Artist: Indoor Life
Title: Indoor Life
Cat No: CPT 407-2
Format: 2-CD / Download
Info: Discover one of the last US cult bands from the creative early Eighties disco and post punk period. Indoor Life – an undisputed delight blend of rock, new wave and hypnotic grooves, at that time often compared and collated with Tuxedomoon. Their first EP from 1980 was recorded by the legendary producer Patrick Cowley.
On two CDs, Elaste Records and Compost “Curated” Records releasing the complete Indoor Life catalogue, digitalised, re-mastered from original reels or vinyl, plus previously unreleased bonus tracks and remixes by Soft Rocks, Quaid, Mathias Schaffhäuser, Discodromo a.o. More remixes will be following on vinyl. The artwork of CD and poster were designed by Thomas Elsner, formerly, in conjunction with Michael Reinboth, founder and publisher of the legendary magazine “Elaste” (1980-1985). The 2CD containing a poster with photos, quotes and linernotes by Thomas Meinecke (FSK /Freiwillige Selbstkontrolle), Bruce Geduldig (Tuxedomoon), Jon Hassell (Fourth World), Stuart Matthewman (Sade), Finn Johansson (Macro Recordings), Mike Thorne (producer for Wire, Soft Cell, Nina Hagen, Bronski Beat, Siouxsie And The Banshees, Laurie Anderson a.m.o.). See all and more linernotes and quotes here below:
“Indoor Life is one of the few modern practitioners of beautiful music.” (Andy Warhol’s Interview, 1980)
Indoor Life are:
J.A. Deane composes, performs, conducts and produces electronic music, collaborating as well as touring with such diverse pioneering musicians as Jon Jon Hassel, Butch Morris, John Zorn, and Tim Motzer. He is also director of Out Of Context, an improvisational orchestra that pushes the boundaries of conducted composition. (jadeane.com)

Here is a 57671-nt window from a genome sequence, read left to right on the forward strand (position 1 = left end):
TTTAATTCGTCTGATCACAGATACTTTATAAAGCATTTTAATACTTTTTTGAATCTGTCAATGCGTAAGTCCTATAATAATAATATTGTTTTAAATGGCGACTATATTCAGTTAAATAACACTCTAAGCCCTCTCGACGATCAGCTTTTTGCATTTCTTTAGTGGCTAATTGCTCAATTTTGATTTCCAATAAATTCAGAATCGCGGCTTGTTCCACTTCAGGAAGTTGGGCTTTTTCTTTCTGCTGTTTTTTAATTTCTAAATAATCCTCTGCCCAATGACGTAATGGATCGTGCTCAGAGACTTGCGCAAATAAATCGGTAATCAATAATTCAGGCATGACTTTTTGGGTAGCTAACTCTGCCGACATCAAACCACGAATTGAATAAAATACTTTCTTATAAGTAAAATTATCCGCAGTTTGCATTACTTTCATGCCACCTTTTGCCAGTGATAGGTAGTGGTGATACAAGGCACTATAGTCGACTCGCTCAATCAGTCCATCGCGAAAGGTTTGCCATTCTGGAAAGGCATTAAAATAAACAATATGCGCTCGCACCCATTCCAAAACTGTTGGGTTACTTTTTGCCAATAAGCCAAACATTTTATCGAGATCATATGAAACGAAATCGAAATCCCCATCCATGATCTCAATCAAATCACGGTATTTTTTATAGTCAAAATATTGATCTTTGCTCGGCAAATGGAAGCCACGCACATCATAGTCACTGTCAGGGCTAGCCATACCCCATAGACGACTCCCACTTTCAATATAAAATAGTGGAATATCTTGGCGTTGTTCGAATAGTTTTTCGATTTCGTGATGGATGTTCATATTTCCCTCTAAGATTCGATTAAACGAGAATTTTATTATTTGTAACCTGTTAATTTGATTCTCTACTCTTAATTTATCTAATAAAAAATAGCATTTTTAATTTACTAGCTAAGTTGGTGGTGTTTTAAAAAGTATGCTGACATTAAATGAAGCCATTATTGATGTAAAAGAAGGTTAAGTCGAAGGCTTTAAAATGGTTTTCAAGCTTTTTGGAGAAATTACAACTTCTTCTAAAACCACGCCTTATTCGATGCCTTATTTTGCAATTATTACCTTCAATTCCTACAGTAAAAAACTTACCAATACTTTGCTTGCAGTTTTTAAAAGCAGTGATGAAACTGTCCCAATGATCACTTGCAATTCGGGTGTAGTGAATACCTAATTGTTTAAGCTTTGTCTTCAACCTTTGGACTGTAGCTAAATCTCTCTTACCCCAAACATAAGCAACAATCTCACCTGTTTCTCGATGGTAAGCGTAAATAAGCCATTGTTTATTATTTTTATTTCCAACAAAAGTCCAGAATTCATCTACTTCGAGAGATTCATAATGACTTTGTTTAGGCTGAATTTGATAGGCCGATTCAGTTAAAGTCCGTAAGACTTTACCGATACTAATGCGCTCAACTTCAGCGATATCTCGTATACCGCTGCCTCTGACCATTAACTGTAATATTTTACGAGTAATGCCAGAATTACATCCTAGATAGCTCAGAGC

Bob Hoffnar focuses his musicianship on playing steel guitar, performing, composing, recording and touring both solo and in collaboration, and appearing as a guest in various bands. His unique improvisational approach to pedalsteel explores the parameters of popular song, blurring distinctions between genres in unexpected ways. (bobhoffnar.net)
Joeseph Sabella plays vibes, marimba, wavedrum, and ipad – in lieu of traditional drums, and mostly in the service of electronic music. He plays together with J.A. Deane as the DJ Duo and in Deane’s improvisational orchestra, Out of Context, spending a good part of his remaining time cooking.
Jorge Socarras has newly recorded with DJ/Producer Mathias Schaffhäuser as electronica duo Fanatico, and as guest vocalist with the group Soft Rocks. His early Catholic recordings with synthesizer maestro Patrick Cowley were released on Macro in 2009. Socarras writes on the arts, and has completed three books of fiction, and havin his first novel published, called “The Immortal’s Last Breath” a horror-fantasy about a 3,500-year-old Tantric vampire in India. The book is both electronically and in paperback on Damnation Books: http://www.damnationbooks.com Soon completed a second novel, a noir fiction that takes places in the New York underground scene of 1980.